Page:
Review: “Sin City: A Dame to Kill For” is all style and no substance

The “Sin City” sequel delivers on graphic-novel visuals but falls flat with cheesy dialog and flimsy story arcs


Image Courtesy of The Weinstein Company


Jumping from the pages of creator Frank Miller’s original graphic novel and back onto the big screen after a ten-year hiatus, “Sin City” once again visually impresses with its uncanny, black and white graphic novel aesthetic. Panel by panel, Frank Miller’s dark neo – noir world is brought to life in stunning fashion, bringing us into a living breathing graphic novel where only green eyes, red blood and blonde hair stand out from the bleakness.

Image Courtesy of The Weinstein Company
Image Courtesy of The Weinstein Company

This is a world where blood splatters across the screen in an almost cartoony way while characters resemble film noir archetypes with a dash of imagination seen in Japanese animes and saturday morning cartoons. The action is fun, quick, stylish and engaging with Marv (Mickey Rourke) having a few standout fights and moments.

Unfortunately, that’s where most of the praise ends. Despite looking like a fanboy’s dream, “Sin City: A Dame to Kill For” falls flat as cheesy dialogue, bad pacing, and an unintresting plot lurk beneath the surface of this beautiful world.

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Similarly structured as it predecessor, “A Dame to Kill For” is dictated by the actions of several characters, both familiar and new. Multiple stories weave in and out from each other as different characters cross paths if only for a second. Marv is just looking for a good time and a good fight. Dwight (Josh Brolin) is trying to rescue his ex lover Ava(Eva Green) from a bad situation while Nancy (Jessica Alba) is looking for revenge that stems from the first movie.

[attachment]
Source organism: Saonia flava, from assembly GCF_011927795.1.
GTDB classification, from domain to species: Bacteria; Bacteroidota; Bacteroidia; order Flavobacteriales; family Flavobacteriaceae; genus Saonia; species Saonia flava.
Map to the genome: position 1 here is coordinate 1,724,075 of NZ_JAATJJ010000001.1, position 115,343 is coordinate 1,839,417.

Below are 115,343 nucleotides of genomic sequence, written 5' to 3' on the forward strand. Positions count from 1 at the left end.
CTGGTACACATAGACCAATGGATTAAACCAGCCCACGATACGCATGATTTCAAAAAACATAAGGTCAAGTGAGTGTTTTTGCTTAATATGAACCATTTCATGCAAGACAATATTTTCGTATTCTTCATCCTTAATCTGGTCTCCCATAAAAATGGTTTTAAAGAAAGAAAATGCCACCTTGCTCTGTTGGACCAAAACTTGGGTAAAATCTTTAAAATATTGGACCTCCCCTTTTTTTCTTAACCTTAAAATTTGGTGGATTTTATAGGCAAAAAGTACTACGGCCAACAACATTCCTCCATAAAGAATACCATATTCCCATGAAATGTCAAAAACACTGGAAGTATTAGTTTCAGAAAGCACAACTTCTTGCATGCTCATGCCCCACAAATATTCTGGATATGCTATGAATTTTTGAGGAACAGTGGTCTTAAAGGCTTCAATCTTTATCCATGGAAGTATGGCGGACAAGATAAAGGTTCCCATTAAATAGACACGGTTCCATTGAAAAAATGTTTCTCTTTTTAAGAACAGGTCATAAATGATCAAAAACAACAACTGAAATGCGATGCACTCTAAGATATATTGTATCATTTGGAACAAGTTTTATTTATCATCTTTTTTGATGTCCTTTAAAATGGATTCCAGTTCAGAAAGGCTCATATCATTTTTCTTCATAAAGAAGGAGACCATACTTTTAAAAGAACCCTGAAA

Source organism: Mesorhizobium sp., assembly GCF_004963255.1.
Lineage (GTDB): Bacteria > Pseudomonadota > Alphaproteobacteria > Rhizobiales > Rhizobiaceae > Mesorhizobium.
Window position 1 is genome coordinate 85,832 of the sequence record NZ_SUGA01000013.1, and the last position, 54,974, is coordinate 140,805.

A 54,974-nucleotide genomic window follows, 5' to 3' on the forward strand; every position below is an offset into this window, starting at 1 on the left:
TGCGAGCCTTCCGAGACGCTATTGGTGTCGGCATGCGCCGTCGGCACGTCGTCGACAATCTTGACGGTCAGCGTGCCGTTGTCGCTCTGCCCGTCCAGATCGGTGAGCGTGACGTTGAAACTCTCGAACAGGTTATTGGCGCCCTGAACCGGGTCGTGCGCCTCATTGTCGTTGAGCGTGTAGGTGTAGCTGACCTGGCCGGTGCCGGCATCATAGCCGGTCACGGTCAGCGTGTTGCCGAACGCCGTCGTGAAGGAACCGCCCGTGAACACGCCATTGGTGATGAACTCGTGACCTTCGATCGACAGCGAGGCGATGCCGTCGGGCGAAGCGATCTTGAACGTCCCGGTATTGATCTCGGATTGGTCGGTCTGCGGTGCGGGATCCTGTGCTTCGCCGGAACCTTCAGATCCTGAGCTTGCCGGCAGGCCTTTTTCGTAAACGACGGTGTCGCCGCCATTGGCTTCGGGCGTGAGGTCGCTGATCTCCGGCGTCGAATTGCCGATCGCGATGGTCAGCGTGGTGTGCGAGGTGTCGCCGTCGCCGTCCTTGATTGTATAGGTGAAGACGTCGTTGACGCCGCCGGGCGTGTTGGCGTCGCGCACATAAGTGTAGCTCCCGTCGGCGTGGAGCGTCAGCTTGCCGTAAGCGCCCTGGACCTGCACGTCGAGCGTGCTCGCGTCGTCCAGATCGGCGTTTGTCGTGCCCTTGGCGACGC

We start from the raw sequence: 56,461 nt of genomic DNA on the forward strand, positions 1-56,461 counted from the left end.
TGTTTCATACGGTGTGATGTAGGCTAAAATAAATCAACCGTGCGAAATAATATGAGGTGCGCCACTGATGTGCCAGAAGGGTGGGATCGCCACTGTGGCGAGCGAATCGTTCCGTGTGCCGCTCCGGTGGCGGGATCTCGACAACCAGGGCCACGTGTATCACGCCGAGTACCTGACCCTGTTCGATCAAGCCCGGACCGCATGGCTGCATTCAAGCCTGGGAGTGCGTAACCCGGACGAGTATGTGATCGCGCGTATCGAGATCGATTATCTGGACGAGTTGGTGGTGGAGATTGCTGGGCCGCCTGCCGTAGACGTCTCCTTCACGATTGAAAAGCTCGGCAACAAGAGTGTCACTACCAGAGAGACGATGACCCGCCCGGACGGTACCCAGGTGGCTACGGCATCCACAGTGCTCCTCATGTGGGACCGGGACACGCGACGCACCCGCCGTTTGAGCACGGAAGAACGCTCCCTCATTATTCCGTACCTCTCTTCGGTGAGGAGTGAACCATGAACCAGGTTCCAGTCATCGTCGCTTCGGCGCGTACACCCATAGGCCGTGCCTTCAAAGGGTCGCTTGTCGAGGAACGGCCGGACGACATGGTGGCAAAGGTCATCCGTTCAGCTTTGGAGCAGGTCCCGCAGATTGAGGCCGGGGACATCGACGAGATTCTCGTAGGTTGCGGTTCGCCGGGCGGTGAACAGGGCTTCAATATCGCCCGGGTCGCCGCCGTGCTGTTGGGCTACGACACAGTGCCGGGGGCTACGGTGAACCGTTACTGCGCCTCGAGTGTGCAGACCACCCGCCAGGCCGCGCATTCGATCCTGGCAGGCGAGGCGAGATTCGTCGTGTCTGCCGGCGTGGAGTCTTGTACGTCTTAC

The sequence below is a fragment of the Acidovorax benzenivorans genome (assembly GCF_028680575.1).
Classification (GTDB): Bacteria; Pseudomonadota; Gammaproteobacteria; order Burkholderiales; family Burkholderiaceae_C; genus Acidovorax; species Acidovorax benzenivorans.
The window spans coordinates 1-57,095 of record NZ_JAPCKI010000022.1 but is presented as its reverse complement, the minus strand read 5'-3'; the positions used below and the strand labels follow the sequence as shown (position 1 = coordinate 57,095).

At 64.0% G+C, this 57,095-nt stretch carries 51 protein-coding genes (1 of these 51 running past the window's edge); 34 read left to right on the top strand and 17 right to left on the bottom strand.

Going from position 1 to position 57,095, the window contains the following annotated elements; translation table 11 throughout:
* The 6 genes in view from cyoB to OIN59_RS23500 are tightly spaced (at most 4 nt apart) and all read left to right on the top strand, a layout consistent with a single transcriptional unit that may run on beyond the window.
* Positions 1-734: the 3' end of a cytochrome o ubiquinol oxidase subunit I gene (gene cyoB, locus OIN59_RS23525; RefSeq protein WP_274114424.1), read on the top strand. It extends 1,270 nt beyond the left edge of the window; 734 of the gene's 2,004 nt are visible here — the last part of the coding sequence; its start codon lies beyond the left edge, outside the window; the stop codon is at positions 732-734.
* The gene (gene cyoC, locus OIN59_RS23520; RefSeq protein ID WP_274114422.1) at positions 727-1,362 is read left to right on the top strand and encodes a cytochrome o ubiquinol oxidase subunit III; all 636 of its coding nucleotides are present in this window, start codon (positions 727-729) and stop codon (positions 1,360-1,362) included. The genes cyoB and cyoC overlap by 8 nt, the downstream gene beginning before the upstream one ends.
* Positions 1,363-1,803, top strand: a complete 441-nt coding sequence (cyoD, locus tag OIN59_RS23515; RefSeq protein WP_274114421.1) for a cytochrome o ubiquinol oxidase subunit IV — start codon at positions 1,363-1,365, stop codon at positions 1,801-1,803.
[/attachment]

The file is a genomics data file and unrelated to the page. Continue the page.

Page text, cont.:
Image Courtesy of The Weinstein Company
Image Courtesy of The Weinstein Company

The breakout storyline from the film involves gambling and a night out on the town featuring Johnny (Joseph Gordon Levitt). However, Johnny’s journey is not given nearly enough time to shine — sadly, after some careful build up, the plotline has a very unsatisfying conclusion.

That’s the biggest problem plaguing “A Dame to Kill For.” Lots of anticipation and build up that only leads to rushed, quick and easy ends to conclude its story arcs. Nothing ever feels truly resolved or at least earned in the resolutions that we are given.

Unlike the first film, the characters and plot lines never intersect in the interesting ways that you want them to.  Sure Marv jumps from story to story to fight somebody, but what else could these characters have done together?

Once the action is over, we’re left with bad monologues where characters mutter cheesy lines, like “It’s another hot night. The kind that makes people do sweaty secret things.” It completely takes you out of the moment and it’s moments like those that happen all too often.


Perhaps the search for substance in this film is futile. Maybe it’s best to just enjoy it for what it is. I’d give “Sin City: A Dame to Kill For” five gritty monologues out of 10 — it doesn’t shy away from how cheesy or outrageous it is, but it doesn’t seem to care about its shortcomings. After being mesmerized by its look for two hours, you may not care either. But for fans of the original, or those just looking for a film that is pleasing to the eyes, I believe you’ll enjoy your stay in Sin City.